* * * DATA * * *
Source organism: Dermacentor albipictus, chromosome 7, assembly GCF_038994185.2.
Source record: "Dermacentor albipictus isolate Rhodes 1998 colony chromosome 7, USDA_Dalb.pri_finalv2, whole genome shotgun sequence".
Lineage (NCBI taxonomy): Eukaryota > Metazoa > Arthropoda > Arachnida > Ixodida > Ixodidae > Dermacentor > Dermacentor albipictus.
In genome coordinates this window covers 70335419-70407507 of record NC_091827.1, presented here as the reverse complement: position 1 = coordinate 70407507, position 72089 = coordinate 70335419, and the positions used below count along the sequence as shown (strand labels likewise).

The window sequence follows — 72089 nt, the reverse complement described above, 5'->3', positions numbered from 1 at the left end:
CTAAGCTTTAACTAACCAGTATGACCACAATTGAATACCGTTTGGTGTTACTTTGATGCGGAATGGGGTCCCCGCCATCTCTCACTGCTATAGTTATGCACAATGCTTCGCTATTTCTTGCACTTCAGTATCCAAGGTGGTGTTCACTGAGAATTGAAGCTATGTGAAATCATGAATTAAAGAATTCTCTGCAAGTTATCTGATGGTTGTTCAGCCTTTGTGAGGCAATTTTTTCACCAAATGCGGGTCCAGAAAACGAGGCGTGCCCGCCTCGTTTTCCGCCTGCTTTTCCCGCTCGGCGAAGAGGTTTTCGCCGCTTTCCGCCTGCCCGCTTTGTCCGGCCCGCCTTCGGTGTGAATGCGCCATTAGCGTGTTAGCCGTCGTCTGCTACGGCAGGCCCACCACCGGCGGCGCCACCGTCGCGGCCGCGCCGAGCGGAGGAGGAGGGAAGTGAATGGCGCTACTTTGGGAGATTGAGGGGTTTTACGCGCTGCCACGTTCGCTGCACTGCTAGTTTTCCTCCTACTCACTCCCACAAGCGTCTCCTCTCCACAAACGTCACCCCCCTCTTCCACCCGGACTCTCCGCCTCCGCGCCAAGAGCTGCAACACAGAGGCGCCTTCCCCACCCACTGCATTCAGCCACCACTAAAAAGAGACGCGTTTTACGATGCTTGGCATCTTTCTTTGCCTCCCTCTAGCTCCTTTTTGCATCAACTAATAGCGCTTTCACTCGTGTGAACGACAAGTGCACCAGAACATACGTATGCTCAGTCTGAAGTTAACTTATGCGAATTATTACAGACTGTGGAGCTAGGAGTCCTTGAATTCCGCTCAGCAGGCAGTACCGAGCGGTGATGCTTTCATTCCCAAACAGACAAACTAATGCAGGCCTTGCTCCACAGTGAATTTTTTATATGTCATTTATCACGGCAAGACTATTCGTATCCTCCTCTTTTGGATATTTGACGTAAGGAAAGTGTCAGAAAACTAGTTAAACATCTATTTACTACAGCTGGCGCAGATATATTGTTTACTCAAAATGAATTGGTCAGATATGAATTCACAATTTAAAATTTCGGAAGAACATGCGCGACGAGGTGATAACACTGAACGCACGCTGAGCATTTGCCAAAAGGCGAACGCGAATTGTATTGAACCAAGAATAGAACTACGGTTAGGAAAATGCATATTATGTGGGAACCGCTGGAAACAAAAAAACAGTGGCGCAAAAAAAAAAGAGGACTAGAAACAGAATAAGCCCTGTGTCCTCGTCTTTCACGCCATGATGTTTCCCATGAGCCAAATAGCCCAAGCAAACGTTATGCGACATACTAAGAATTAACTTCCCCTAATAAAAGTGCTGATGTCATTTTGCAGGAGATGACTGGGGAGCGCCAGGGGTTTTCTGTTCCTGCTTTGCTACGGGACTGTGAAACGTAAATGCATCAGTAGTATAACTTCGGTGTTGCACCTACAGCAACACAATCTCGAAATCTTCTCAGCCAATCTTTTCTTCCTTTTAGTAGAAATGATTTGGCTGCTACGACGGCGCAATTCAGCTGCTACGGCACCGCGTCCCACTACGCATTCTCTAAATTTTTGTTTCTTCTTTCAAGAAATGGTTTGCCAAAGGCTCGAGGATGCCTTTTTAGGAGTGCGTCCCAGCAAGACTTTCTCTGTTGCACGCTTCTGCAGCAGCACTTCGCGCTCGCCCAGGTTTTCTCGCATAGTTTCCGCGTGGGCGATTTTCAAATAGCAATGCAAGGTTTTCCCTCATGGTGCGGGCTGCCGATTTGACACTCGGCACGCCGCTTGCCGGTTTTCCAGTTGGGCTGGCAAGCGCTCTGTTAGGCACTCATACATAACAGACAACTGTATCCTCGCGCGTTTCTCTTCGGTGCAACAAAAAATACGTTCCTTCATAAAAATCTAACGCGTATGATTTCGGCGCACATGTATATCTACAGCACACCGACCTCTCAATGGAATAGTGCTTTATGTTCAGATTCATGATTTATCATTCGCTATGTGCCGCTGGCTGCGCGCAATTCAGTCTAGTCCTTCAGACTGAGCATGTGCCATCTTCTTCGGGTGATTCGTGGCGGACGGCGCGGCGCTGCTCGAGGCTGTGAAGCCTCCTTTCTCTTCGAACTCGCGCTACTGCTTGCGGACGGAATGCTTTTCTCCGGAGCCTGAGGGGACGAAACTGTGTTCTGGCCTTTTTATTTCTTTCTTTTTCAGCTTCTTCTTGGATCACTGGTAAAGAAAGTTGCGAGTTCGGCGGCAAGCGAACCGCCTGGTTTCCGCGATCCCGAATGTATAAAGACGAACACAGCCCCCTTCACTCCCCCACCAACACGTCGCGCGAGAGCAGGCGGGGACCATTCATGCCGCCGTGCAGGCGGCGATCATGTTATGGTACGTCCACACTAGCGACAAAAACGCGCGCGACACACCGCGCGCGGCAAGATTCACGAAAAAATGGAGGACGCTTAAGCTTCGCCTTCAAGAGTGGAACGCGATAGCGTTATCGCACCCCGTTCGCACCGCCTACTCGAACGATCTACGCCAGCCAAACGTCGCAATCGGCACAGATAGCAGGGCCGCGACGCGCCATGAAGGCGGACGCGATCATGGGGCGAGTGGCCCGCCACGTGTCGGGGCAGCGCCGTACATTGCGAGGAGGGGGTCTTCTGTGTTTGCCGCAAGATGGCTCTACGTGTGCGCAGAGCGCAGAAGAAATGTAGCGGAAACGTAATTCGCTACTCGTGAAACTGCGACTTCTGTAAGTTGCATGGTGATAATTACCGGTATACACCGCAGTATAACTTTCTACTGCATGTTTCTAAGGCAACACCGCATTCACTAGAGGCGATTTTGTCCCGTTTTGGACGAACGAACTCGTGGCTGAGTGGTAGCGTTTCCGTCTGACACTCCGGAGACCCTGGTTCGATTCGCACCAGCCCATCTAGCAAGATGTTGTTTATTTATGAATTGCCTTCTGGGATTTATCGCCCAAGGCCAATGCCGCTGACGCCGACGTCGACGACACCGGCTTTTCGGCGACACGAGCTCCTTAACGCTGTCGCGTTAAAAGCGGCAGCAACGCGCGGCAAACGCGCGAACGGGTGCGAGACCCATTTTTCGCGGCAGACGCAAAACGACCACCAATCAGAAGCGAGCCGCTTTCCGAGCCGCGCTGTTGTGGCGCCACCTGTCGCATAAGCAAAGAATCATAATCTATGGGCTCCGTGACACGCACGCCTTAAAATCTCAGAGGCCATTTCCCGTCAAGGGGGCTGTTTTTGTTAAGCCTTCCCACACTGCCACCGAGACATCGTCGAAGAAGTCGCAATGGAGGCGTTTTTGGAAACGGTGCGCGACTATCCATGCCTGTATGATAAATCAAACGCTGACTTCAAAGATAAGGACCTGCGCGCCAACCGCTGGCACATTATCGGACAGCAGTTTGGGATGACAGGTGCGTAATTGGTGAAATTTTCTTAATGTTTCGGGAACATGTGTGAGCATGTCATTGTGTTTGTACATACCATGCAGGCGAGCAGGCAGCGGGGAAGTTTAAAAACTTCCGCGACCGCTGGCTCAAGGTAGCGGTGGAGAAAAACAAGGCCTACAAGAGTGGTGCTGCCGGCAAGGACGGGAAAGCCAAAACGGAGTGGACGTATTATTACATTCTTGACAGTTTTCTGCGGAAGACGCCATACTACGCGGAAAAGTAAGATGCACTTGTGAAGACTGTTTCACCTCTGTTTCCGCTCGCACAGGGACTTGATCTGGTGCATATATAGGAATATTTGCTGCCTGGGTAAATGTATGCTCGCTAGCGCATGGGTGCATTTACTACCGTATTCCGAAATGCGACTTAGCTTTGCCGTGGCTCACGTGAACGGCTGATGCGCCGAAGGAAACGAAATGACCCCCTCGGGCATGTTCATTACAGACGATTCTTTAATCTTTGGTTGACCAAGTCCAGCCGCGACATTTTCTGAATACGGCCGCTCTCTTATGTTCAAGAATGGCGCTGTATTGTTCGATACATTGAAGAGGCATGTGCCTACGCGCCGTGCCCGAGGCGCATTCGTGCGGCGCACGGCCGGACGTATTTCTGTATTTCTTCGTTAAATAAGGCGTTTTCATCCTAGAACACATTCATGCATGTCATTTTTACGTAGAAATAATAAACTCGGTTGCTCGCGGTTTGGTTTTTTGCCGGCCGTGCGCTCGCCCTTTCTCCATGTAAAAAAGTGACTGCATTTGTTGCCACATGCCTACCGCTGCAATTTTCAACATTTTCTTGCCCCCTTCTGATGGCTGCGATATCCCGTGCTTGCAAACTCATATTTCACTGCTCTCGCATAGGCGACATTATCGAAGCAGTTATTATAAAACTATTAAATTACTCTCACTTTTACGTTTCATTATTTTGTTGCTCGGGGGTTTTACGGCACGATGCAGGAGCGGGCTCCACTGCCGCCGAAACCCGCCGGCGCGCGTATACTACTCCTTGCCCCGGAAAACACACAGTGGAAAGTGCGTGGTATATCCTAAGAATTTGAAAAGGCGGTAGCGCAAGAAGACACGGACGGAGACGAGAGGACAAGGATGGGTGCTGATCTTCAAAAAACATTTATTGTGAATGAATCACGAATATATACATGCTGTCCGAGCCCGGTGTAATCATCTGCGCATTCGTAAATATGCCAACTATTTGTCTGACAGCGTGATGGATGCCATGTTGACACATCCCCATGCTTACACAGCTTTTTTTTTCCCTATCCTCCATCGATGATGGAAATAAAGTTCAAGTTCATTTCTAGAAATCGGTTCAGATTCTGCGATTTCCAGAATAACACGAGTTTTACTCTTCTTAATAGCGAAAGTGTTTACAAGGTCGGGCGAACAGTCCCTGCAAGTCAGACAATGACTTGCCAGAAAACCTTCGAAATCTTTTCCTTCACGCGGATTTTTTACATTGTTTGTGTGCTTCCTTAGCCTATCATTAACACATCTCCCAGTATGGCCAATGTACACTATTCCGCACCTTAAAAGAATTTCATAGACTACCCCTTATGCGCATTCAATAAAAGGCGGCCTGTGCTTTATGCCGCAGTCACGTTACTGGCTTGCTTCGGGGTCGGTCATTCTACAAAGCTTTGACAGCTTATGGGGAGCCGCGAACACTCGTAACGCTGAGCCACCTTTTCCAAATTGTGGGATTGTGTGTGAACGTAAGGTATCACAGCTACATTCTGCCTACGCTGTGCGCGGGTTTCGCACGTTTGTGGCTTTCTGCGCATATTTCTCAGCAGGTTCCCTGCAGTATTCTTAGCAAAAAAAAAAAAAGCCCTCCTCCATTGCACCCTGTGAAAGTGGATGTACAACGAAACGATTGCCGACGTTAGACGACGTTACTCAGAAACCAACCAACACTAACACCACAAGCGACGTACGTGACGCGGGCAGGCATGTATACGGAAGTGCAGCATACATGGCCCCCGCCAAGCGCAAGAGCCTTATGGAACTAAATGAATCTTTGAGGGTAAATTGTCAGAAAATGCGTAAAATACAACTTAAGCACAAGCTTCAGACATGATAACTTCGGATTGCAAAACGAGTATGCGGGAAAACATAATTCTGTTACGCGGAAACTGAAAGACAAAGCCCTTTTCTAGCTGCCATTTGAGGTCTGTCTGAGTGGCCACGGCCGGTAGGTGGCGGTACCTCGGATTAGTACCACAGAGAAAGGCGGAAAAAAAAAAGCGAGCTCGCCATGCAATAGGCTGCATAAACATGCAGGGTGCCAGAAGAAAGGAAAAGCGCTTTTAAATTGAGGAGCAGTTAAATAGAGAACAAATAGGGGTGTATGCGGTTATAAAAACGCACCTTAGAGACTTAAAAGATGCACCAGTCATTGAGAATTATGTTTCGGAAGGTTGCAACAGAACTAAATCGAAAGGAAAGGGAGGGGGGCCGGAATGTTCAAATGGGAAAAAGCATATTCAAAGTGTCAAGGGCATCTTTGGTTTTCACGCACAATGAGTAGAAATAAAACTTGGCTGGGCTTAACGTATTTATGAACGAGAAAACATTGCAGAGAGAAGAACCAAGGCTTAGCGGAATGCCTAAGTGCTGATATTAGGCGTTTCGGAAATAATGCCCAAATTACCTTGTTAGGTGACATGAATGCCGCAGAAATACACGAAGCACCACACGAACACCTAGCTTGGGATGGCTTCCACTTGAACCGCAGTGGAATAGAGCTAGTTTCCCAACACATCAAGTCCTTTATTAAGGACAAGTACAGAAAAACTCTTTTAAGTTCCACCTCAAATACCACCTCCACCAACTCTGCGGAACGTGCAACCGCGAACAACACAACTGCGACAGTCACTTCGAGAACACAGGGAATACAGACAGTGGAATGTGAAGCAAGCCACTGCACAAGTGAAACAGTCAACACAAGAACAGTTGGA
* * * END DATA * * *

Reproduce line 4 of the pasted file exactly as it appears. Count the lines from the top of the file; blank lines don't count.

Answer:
In genome coordinates this window covers 70335419-70407507 of record NC_091827.1, presented here as the reverse complement: position 1 = coordinate 70407507, position 72089 = coordinate 70335419, and the positions used below count along the sequence as shown (strand labels likewise).